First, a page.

It's hardly surprising that according to the SEC, Hipp decided " 'something big' was happening at Safeco that would result in an increase in its stock price."

In mid-April, with Safeco shares trading in the $40s, he paid $2,297 for call options that paid off only if the stock went over $50 that month or $55 in May. When Liberty Mutual announced on April 23 it would buy Safeco for $68.50 per share, he was in the money.

The SEC last week also filed two other insider-trading cases over the Safeco acquisition, in each instance charging an alleged tipster as well as a trader. In both, a professional at a company involved in the potential acquisition is accused of tipping off a relative.

If there were an "Outsider's Guide to Insider Trading," Chapter 1 would suggest that you have to be pretty far removed from a pending corporate deal to legally trade based on any hints about it.

"If we saw the Nordstrom cousins giving high fives to each other when we went in to buy socks, there would be nothing in the world to preclude us from buying all the call options in the world," says local securities attorney Dave Simmonds.

That's because there is no direct fiduciary responsibility, or other "relationship of trust and confidence," created by watching exuberant executives.

"You have to have some kind of duty" to the company, or to the source of the confidential information (such as your employer), and then violate that duty by misappropriating the information for your trading, says Jeffrey Coopersmith, a former federal prosecutor and now a Seattle criminal-defense attorney specializing in white-collar crimes.

Chapter 2 of the Outsider's Guide would emphasize that family relationships are an especially dangerous trading platform. "The spousal relationship is by SEC rules a confidential one," writes Duke University securities-law expert James Cox in an e-mail, so there's a presumption that "information passed from one spouse to the other (pillow talk) is within the scope of insider-trading rules."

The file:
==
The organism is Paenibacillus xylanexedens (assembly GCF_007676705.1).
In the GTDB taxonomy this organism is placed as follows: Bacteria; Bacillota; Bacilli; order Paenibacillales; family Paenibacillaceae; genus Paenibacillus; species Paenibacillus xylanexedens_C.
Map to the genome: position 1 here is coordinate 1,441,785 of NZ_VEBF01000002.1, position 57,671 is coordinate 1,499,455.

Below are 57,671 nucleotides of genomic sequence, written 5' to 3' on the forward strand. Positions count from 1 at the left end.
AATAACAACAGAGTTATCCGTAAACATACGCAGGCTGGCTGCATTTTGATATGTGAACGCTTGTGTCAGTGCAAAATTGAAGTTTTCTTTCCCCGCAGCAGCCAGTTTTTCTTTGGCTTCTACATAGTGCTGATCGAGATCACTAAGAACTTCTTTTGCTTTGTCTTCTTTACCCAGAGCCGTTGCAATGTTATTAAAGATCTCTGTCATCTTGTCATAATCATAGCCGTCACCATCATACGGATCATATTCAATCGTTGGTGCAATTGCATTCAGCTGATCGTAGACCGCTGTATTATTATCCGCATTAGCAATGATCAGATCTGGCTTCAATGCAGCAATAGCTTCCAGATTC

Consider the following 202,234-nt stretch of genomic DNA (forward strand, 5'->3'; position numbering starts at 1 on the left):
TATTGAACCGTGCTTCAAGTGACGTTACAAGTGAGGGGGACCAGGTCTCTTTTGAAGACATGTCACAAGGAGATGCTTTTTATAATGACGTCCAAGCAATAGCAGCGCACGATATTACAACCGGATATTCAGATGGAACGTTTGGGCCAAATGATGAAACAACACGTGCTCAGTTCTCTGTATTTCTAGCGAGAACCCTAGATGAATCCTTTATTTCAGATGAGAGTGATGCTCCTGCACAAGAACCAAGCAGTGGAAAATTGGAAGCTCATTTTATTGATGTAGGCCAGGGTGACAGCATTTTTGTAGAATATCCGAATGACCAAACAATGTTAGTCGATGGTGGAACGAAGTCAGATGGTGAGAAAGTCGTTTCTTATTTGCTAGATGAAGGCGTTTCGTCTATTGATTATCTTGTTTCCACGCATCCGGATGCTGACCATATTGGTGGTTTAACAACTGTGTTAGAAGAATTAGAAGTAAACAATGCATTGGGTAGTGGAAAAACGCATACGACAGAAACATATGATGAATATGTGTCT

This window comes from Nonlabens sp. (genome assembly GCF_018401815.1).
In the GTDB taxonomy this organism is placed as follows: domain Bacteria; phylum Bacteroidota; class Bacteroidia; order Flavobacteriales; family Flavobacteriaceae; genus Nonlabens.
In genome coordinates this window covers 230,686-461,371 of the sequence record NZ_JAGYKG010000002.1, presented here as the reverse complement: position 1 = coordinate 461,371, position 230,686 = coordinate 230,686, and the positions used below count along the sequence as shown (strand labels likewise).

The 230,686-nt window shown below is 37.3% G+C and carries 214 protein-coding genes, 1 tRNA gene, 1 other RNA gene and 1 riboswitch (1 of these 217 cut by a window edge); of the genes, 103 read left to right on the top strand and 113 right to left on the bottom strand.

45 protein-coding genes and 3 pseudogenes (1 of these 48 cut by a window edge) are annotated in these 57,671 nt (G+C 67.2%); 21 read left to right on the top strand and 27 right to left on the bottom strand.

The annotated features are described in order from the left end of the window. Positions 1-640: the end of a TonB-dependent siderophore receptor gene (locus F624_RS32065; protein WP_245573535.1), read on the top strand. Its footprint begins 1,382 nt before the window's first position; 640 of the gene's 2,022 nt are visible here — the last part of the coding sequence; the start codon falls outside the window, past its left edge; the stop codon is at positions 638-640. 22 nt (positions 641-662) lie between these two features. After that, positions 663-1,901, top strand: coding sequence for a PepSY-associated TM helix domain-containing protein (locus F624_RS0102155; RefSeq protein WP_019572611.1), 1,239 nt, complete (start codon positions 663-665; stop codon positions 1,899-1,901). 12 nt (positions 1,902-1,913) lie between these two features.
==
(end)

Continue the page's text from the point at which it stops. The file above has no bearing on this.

The SEC is taking an aggressive posture on the reach of insider-trading laws, but its views don't always prevail.

On Friday a federal judge dismissed the SEC's widely watched lawsuit accusing Dallas businessman Cuban of selling his stake in a search-engine company after learning from the CEO that he planned to sell additional stock at a low price, which would have depressed the value of Cuban's holdings.

According to news reports, the judge wrote that the SEC didn't accuse Cuban of promising not to trade based on the confidential information. The agency is reviewing its options in the case.

The final chapter of the Outsider's Guide might note that notwithstanding the SEC's enforcement efforts, insider trading is rampant. "There is ample empirical evidence that there is significant trading in securities markets on the basis of secret advance knowledge," Cox told a 2006 Congressional hearing.

And last year the agency's director of enforcement, Linda Chatman Thomsen, told an industry gathering that while "we are seeing fewer insider-trading cases involving one-off trades," violations — including repeated, systematic ones — were increasingly a problem with "securities professionals, gatekeepers or high-ranking corporate officials."

In other words, for every Hipp, there's a Cuban.

Rami Grunbaum:

Copyright © 2009 The Seattle Times Company